Some facts about Dr. Hayden:


The first African American to serve as the Librarian of Congress.

The first woman to serve as the Librarian of Congress.

Nominated for the position of Librarian of Congress by President Barack Obama, the first African American President of the United States.

President of the American Library Association, 2003-2004.

Served as director of the Enoch Pratt Library in Baltimore, Maryland from 1993-2016.

Received her library science education at the University of Chicago Graduate Library School.

Worked at the Museum of Science and Industry in Chicago and at the Chicago Public Library in the 1970s and 1980s.

Taught library science at the University of Pittsburgh.

Library Journal's Librarian of the Year in 1995.

In 1992, Dr. Hayden edited Ventures into Cultures: A Resource Book of Multicultural Materials and Programs

Timeline of Dr. Hayden's journey to the Library of Congress:

February 24, 2016  --  Dr. Hayden Nominated by President Barack Obama

April 20, 2016  --  Confirmation Hearing Held for Dr. Hayden

July 13, 2016 -- Dr. Hayden Confirmed 

September 14, 2016 -- Dr. Hayden sworn in as Librarian of Congress

Transcripts of Dr. Hayden's confirmation hearing and swearing-in ceremony:


The transcript of the confirmation hearing (click on the title below): 

United States Congress. Senate. Committee on Rules and Administration. Nomination of Dr. Carla D. Hayden, to Be Librarian of Congress: Hearing Before the Committee on Rules and Administration, Congress of the United States, One Hundred Fourteenth Congress, Second Session, April 20, 2016. Washington : G.P.O., 2016. PDF File.


The transcript of Dr. Hayden's remarks from the swearing-in ceremony can be accessed by clicking here:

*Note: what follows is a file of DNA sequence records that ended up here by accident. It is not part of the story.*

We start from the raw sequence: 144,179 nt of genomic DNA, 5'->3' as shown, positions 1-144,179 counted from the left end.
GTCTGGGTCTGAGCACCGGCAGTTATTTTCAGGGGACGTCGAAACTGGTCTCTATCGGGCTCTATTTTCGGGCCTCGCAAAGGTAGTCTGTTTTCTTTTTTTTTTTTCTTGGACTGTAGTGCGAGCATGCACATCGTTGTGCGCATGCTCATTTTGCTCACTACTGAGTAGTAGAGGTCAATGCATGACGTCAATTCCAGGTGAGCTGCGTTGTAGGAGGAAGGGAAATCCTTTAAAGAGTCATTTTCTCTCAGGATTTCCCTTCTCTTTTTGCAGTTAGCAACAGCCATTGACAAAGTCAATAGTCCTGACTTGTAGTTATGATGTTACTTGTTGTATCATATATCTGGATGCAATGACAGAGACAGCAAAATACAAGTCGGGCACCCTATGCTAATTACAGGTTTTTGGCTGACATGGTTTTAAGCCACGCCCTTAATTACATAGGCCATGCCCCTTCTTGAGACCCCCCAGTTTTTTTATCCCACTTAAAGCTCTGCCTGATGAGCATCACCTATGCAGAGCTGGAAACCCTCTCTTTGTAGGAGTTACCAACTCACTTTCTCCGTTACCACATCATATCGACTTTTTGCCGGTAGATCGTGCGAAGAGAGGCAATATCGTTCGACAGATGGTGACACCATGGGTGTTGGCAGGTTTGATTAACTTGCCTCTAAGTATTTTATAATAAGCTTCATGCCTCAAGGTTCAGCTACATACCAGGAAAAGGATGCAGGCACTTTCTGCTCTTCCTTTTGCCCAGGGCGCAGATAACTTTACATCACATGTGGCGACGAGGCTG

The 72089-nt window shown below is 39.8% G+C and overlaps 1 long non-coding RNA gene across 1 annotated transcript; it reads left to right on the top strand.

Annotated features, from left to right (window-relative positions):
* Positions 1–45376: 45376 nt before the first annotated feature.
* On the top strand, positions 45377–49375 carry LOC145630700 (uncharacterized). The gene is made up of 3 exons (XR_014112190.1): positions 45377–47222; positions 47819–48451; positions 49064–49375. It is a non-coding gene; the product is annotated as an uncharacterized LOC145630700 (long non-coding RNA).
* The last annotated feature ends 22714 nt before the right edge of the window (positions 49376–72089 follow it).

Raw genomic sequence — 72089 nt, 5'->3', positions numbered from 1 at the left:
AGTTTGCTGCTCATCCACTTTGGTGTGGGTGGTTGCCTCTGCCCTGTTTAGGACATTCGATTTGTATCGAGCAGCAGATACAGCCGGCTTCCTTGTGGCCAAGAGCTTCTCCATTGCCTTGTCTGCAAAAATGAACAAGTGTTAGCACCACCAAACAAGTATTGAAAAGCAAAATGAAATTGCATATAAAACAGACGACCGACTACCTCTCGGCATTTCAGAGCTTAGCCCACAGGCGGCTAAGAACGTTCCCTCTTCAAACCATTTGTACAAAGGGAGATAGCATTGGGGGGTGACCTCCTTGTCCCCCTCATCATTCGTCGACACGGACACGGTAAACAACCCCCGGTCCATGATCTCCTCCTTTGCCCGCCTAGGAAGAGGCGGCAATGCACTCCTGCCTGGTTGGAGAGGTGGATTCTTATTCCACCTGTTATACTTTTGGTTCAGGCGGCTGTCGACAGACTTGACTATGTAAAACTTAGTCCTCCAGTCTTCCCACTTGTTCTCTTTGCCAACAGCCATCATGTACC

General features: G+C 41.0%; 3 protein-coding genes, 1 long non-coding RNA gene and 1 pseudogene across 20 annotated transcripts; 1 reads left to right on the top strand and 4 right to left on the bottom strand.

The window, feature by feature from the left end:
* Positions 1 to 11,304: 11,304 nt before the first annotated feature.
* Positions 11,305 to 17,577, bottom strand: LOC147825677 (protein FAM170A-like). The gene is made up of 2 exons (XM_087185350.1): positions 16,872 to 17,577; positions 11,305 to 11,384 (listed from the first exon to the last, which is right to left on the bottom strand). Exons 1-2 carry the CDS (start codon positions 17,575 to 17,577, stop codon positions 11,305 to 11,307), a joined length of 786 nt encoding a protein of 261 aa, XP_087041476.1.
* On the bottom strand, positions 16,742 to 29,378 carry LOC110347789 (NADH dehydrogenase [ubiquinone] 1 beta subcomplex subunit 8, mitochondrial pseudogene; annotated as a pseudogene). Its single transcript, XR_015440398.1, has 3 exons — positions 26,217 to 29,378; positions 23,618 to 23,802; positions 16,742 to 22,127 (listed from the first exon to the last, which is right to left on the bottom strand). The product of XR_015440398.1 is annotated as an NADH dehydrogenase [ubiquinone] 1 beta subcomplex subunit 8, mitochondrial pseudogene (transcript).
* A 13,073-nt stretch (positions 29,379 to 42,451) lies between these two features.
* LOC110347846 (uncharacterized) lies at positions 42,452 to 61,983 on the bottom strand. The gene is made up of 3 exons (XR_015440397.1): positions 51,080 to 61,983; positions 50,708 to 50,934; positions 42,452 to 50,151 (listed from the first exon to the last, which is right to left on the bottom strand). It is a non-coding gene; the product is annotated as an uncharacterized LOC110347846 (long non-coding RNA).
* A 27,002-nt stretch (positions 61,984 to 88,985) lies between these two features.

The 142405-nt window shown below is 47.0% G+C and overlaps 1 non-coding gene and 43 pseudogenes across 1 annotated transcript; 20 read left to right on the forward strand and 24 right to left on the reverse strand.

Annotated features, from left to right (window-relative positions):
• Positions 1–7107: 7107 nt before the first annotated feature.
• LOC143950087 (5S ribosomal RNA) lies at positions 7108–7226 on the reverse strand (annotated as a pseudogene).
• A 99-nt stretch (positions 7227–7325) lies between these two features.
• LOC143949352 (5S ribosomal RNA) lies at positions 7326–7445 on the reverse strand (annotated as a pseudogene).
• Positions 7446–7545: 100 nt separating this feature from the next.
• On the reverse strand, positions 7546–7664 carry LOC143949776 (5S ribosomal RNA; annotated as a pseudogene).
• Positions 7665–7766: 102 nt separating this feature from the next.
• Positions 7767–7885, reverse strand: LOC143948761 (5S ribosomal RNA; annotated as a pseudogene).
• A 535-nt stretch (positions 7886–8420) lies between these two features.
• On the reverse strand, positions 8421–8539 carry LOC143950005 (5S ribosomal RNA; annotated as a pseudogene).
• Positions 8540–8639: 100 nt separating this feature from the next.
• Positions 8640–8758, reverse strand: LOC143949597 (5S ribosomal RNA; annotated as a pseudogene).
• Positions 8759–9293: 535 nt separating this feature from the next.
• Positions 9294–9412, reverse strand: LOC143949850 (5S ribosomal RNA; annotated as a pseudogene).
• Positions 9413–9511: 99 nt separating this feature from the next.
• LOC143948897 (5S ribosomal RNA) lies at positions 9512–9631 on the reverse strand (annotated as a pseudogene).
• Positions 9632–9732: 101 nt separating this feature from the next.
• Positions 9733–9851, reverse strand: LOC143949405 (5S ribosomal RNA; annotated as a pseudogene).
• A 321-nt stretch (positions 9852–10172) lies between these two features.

Remarks by Carla Hayden, 14th Librarian of Congress: Swearing-In Ceremony, September 14, 2016. [Washington, D.C.] : Library of Congress, 2016. PDF.

Black Caucus of the American Library Association Newsletter:

The Summer 2016 issue of the Black Caucus of the American Library Association Newsletter features Dr. Hayden on the cover as well as some pieces written about her (see pages 42-48):

http://bcala.org/Summer2016/BCALA_Summer2016.html

Update 10/04/2016: 

The October 2016 issue of Essence features a brief paragraph on Dr. Hayden:

"History Maker." Essence 47.6 (Oct. 2016): 86. Print.

Also, the September/October 2016 issue of Library of Congress Magazine features an interview of Dr. Hayden in which she discusses what she hopes to accomplish as the new Librarian of Congress:

"The 14th Librarian of Congress." Library of Congress Magazine 5.5 (Sept./Oct. 2016): 2-3. PDF File.

Update 10/08/2016:

On September 19, 2016, Dr. Hayden was interviewed by Jeffrey Brown on PBS Newshour:

"The New Librarian of Congress on the Value of Free Information"
http://www.pbs.org/newshour/bb/new-librarian-congress-value-free-information/

Update 10/25/2016:

The October 15, 2016 issue of Library Journal features an article about Dr. Hayden:

Schwartz, Meredith. "Librarian of the People: The New Librarian of Congress Sets an Ambitious Agenda and a New Tone." Library Journal 141.17 (Oct. 2016): 20-22. Print.

Update 10/31/2016:

The Nov./Dec. 2016 issue of American Libraries features an article about Dr. Hayden:

Landgraf, Greg. "America's Librarian: Carla Hayden Plans to Continue Her Career-Long Focus on Access and Technology as Librarian of Congress." American Libraries 47.11/12 (Nov./Dec. 2016): 40-44. Print.

Update 11/03/2016:

Related articles:

Page, Susan. "Carla Hayden Becomes First Woman, First Black to Lead Library of Congress." USA Today 14 Sept. 2016. Web. 3 Nov. 2016.

Woods, Baynard. "Carla Hayden: New Librarian of Congress Makes History, with an Eye on the Future." The Guardian 15 Sept. 2016. Web. 3 Nov. 2016.

Darnton, Robert. "The New Hillary Library?" The New York Review of Books 27 Oct. 2016. Web. 3 Nov. 2016. 

McGlone, Peggy. "'Rock Star' Baltimore Librarian Makes History at Library of Congress." Washington Post 14 Sept. 2016. Web. 3 Nov. 2016.

Update 11/14/2016: